Conduction abnormalities of the His-Purkinje (HP) system are common sequelae of surgical repair of heart defects. Standard electrophysiologic recordings may fail to demonstrate abnormalities of the HP system when routine intervals are measured. When the conduction system is stressed, certain HP features that may indicate latent conduction disease within the HP system can be revealed. These features included split His potentials (SH) with spontaneous tachycardia or during rapid atrial pacing (RAP); SH with atrial extrastimuli (AES); and long HV intervals with AES associated with block distal to His during RAP. These findings may represent pathologic or functional properties of the HP system, and were identified in seven of 35 patients after surgical repair of tetralogy of Fallot (29 patients) or ventricular septal defect (six patients) who had electrophysiologic studies 1-8 years after operation. In five of the seven patients, these findings were revealed only when the conduction system was stressed. This incidence does not represent the true frequency of these features in the 35 patients because they were not evaluated under the same electrophysiologic stresses. Clinically, these patients did not differ from those manifesting these HP findings. The electrocardiographic patterns were as follows: normal QRS duration and normal axis (n=1), right bundle branch block (RBBB) and normal axis (n=1), RBBB and right-axis deviation (n=4) (left anterior fascicular block [LAB] with tachycardia developed in one), RBBB and LAB (n=1). The LAB was diagnosed on the basis of superior axis shift compared with the preoperative tracings. All had normal PR intervals. HP features may be unmasked by stressing the conduction system. The significance of these elicited conduction findings is unclear because data on the normal electrophysiologic properties of the conduction system in children are limited. Therefore, these features may be functional or pathologic.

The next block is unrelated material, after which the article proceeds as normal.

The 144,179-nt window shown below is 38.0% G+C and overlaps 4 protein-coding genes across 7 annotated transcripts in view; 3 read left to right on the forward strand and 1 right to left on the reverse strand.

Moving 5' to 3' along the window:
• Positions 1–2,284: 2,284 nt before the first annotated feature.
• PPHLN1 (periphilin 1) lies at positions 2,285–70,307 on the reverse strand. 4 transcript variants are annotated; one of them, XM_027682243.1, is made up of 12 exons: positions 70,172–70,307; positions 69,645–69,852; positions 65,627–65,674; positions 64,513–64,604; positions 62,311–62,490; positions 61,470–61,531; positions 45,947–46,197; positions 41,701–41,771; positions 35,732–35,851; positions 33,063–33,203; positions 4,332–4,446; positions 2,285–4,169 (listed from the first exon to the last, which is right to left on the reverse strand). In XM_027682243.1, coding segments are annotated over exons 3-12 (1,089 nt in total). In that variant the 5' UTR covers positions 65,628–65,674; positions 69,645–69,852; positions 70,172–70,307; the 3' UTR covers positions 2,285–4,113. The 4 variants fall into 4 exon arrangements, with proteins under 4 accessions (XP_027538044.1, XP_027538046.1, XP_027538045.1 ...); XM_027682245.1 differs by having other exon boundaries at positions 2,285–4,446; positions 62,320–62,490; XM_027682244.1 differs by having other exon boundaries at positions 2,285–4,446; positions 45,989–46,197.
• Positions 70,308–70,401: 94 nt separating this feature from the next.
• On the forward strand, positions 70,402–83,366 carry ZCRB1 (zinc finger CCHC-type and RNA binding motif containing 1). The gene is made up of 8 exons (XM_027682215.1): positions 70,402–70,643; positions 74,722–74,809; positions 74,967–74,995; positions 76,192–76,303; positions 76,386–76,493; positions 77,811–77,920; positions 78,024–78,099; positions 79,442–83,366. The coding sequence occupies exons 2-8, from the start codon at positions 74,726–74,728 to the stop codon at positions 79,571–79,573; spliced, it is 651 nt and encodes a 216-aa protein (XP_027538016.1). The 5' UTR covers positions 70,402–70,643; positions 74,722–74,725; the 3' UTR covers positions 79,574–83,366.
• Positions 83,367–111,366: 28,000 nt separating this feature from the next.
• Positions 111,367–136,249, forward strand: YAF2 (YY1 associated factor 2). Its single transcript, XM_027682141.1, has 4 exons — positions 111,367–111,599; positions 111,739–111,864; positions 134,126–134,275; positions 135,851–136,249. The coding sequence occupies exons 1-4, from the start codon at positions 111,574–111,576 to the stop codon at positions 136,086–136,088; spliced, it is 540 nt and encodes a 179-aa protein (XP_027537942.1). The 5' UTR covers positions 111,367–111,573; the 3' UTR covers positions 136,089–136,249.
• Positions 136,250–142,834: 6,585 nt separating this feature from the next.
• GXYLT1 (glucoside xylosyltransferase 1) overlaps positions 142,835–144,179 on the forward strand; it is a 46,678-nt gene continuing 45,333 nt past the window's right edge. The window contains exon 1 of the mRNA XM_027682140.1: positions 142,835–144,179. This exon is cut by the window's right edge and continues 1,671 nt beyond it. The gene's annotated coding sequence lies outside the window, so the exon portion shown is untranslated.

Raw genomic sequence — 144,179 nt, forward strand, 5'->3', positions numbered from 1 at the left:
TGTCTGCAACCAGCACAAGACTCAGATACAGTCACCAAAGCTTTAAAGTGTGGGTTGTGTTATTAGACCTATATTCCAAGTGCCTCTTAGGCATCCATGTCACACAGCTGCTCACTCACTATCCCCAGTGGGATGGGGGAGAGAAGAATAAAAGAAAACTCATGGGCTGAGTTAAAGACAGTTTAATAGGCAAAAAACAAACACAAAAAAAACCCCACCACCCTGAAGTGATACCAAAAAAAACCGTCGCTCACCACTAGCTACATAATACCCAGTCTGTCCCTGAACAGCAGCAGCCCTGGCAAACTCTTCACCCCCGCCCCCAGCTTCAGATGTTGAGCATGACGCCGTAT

ASJC Scopus subject areas
- Cardiology and Cardiovascular Medicine
- Physiology (medical)